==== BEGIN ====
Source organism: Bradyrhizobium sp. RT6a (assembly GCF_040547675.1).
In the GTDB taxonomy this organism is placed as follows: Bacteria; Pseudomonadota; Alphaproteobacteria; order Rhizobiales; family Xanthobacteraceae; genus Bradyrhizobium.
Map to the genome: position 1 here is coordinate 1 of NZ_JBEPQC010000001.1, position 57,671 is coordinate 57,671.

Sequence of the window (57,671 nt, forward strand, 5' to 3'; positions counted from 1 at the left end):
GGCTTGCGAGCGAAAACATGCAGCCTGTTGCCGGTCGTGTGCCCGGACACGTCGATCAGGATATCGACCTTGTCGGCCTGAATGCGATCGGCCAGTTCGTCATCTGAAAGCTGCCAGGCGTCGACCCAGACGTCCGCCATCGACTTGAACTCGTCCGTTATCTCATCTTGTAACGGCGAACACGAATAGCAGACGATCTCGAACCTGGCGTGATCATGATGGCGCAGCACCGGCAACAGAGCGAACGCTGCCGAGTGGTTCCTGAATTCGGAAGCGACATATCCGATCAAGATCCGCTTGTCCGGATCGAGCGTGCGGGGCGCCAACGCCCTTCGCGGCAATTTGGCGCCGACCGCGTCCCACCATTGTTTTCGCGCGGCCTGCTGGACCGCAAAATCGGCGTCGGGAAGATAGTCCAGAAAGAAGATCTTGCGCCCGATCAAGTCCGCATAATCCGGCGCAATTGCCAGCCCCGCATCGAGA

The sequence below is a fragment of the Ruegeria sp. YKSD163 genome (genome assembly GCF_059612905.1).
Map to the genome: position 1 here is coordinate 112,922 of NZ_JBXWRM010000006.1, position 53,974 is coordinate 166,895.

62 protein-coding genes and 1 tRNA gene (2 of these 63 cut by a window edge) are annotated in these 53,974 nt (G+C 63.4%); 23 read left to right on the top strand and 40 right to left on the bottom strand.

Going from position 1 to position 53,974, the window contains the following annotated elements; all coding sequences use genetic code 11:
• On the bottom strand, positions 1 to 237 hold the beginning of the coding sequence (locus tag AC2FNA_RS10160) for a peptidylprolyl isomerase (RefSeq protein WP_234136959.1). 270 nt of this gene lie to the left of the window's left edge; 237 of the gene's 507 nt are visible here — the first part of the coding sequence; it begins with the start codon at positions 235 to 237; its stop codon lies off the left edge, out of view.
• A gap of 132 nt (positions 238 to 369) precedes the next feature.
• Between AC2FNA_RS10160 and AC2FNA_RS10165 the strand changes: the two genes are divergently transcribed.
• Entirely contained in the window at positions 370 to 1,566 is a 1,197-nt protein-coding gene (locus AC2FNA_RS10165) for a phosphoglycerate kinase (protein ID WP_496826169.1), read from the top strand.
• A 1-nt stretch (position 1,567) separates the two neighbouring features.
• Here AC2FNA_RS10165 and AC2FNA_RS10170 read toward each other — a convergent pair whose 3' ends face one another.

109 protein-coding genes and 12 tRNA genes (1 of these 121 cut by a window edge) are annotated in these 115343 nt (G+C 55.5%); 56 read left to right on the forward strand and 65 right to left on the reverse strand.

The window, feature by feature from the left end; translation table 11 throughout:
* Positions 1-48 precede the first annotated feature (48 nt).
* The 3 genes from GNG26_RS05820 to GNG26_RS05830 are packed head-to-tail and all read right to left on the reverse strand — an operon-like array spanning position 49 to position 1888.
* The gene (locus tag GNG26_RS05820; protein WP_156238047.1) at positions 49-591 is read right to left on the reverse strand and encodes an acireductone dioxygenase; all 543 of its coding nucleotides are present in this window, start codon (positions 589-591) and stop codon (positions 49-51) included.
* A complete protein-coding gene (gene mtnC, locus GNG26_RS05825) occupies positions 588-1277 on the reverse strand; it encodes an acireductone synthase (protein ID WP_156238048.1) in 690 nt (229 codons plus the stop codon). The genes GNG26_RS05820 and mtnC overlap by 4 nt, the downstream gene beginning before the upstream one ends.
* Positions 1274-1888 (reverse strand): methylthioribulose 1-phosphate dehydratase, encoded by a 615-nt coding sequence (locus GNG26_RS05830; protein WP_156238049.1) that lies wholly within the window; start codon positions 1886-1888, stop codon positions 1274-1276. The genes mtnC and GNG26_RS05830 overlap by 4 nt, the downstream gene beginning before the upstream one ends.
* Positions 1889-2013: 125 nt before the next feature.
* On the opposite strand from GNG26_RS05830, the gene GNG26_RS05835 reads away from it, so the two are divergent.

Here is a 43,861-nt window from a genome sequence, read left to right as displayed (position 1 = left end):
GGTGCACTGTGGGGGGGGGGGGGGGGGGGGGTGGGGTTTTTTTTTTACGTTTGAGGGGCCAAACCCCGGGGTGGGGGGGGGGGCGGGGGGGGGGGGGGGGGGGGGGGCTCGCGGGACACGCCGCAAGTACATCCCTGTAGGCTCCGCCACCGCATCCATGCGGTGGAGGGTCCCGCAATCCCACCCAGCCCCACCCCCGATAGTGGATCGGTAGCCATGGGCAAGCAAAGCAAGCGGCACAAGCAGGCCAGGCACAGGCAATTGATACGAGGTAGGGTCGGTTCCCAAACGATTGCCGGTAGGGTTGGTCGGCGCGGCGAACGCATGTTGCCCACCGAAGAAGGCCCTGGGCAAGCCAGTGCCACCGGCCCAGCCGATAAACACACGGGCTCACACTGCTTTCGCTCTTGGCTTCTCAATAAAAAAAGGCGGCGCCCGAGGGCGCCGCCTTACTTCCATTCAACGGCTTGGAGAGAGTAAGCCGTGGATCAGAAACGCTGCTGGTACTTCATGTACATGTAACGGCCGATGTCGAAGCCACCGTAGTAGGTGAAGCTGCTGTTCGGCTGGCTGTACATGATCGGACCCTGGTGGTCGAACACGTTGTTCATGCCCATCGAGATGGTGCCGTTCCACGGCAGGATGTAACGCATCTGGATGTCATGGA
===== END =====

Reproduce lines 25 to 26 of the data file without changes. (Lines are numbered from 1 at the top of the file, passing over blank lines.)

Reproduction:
Here is a 43,861-nt window from a genome sequence, read left to right as displayed (position 1 = left end):
GGTGCACTGTGGGGGGGGGGGGGGGGGGGGGTGGGGTTTTTTTTTTACGTTTGAGGGGCCAAACCCCGGGGTGGGGGGGGGGGCGGGGGGGGGGGGGGGGGGGGGGGCTCGCGGGACACGCCGCAAGTACATCCCTGTAGGCTCCGCCACCGCATCCATGCGGTGGAGGGTCCCGCAATCCCACCCAGCCCCACCCCCGATAGTGGATCGGTAGCCATGGGCAAGCAAAGCAAGCGGCACAAGCAGGCCAGGCACAGGCAATTGATACGAGGTAGGGTCGGTTCCCAAACGATTGCCGGTAGGGTTGGTCGGCGCGGCGAACGCATGTTGCCCACCGAAGAAGGCCCTGGGCAAGCCAGTGCCACCGGCCCAGCCGATAAACACACGGGCTCACACTGCTTTCGCTCTTGGCTTCTCAATAAAAAAAGGCGGCGCCCGAGGGCGCCGCCTTACTTCCATTCAACGGCTTGGAGAGAGTAAGCCGTGGATCAGAAACGCTGCTGGTACTTCATGTACATGTAACGGCCGATGTCGAAGCCACCGTAGTAGGTGAAGCTGCTGTTCGGCTGGCTGTACATGATCGGACCCTGGTGGTCGAACACGTTGTTCATGCCCATCGAGATGGTGCCGTTCCACGGCAGGATGTAACGCATCTGGATGTCATGGA